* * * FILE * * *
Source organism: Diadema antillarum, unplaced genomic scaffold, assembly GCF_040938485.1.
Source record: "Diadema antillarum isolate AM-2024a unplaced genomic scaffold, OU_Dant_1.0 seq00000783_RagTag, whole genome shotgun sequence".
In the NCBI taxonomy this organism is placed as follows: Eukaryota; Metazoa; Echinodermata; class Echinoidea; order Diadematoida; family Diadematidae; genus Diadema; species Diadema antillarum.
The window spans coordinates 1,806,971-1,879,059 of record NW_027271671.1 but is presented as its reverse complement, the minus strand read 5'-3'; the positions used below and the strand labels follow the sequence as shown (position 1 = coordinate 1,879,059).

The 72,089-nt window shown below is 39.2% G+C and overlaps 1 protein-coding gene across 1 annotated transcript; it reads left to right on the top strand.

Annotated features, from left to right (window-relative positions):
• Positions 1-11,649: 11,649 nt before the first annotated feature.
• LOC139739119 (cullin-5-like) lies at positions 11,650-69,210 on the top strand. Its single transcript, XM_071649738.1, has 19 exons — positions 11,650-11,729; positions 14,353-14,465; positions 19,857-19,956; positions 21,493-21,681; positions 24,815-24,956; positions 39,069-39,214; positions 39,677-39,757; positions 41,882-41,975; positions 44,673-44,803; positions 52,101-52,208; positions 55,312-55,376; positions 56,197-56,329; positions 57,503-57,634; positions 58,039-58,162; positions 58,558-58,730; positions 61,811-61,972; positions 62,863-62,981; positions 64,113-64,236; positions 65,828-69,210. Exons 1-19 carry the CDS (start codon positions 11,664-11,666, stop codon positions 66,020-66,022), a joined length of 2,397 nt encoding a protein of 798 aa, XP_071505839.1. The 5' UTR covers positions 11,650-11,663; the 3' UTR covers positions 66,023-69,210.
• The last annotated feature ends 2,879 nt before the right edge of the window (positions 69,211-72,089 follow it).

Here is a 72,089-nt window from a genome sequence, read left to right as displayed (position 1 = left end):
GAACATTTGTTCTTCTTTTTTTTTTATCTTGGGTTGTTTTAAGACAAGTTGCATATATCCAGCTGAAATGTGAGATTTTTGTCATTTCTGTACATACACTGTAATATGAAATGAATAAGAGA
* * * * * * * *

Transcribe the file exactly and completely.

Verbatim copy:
Source organism: Diadema antillarum, unplaced genomic scaffold, assembly GCF_040938485.1.
Source record: "Diadema antillarum isolate AM-2024a unplaced genomic scaffold, OU_Dant_1.0 seq00000783_RagTag, whole genome shotgun sequence".
In the NCBI taxonomy this organism is placed as follows: Eukaryota; Metazoa; Echinodermata; class Echinoidea; order Diadematoida; family Diadematidae; genus Diadema; species Diadema antillarum.
The window spans coordinates 1,806,971-1,879,059 of record NW_027271671.1 but is presented as its reverse complement, the minus strand read 5'-3'; the positions used below and the strand labels follow the sequence as shown (position 1 = coordinate 1,879,059).

The 72,089-nt window shown below is 39.2% G+C and overlaps 1 protein-coding gene across 1 annotated transcript; it reads left to right on the top strand.

Annotated features, from left to right (window-relative positions):
• Positions 1-11,649: 11,649 nt before the first annotated feature.
• LOC139739119 (cullin-5-like) lies at positions 11,650-69,210 on the top strand. Its single transcript, XM_071649738.1, has 19 exons — positions 11,650-11,729; positions 14,353-14,465; positions 19,857-19,956; positions 21,493-21,681; positions 24,815-24,956; positions 39,069-39,214; positions 39,677-39,757; positions 41,882-41,975; positions 44,673-44,803; positions 52,101-52,208; positions 55,312-55,376; positions 56,197-56,329; positions 57,503-57,634; positions 58,039-58,162; positions 58,558-58,730; positions 61,811-61,972; positions 62,863-62,981; positions 64,113-64,236; positions 65,828-69,210. Exons 1-19 carry the CDS (start codon positions 11,664-11,666, stop codon positions 66,020-66,022), a joined length of 2,397 nt encoding a protein of 798 aa, XP_071505839.1. The 5' UTR covers positions 11,650-11,663; the 3' UTR covers positions 66,023-69,210.
• The last annotated feature ends 2,879 nt before the right edge of the window (positions 69,211-72,089 follow it).

Here is a 72,089-nt window from a genome sequence, read left to right as displayed (position 1 = left end):
GAACATTTGTTCTTCTTTTTTTTTTATCTTGGGTTGTTTTAAGACAAGTTGCATATATCCAGCTGAAATGTGAGATTTTTGTCATTTCTGTACATACACTGTAATATGAAATGAATAAGAGA